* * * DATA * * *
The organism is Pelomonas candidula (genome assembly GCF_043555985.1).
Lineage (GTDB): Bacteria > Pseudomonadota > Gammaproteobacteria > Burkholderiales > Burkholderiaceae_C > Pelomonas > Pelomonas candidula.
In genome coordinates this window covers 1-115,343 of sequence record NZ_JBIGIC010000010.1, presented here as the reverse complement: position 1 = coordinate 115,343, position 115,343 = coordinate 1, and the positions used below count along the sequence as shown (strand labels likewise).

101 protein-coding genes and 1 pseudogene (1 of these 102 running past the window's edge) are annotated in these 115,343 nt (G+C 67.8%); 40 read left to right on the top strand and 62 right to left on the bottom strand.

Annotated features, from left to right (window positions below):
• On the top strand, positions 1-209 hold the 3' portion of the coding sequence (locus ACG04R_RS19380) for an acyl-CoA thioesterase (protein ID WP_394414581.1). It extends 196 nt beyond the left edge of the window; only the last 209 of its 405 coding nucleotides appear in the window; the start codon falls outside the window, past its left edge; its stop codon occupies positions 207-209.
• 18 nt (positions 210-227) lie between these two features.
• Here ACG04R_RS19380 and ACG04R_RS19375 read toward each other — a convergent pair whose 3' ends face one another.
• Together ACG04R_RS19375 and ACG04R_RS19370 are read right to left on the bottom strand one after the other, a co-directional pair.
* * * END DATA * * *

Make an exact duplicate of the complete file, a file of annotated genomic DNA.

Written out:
The organism is Pelomonas candidula (genome assembly GCF_043555985.1).
Lineage (GTDB): Bacteria > Pseudomonadota > Gammaproteobacteria > Burkholderiales > Burkholderiaceae_C > Pelomonas > Pelomonas candidula.
In genome coordinates this window covers 1-115,343 of sequence record NZ_JBIGIC010000010.1, presented here as the reverse complement: position 1 = coordinate 115,343, position 115,343 = coordinate 1, and the positions used below count along the sequence as shown (strand labels likewise).

101 protein-coding genes and 1 pseudogene (1 of these 102 running past the window's edge) are annotated in these 115,343 nt (G+C 67.8%); 40 read left to right on the top strand and 62 right to left on the bottom strand.

Annotated features, from left to right (window positions below):
• On the top strand, positions 1-209 hold the 3' portion of the coding sequence (locus ACG04R_RS19380) for an acyl-CoA thioesterase (protein ID WP_394414581.1). It extends 196 nt beyond the left edge of the window; only the last 209 of its 405 coding nucleotides appear in the window; the start codon falls outside the window, past its left edge; its stop codon occupies positions 207-209.
• 18 nt (positions 210-227) lie between these two features.
• Here ACG04R_RS19380 and ACG04R_RS19375 read toward each other — a convergent pair whose 3' ends face one another.
• Together ACG04R_RS19375 and ACG04R_RS19370 are read right to left on the bottom strand one after the other, a co-directional pair.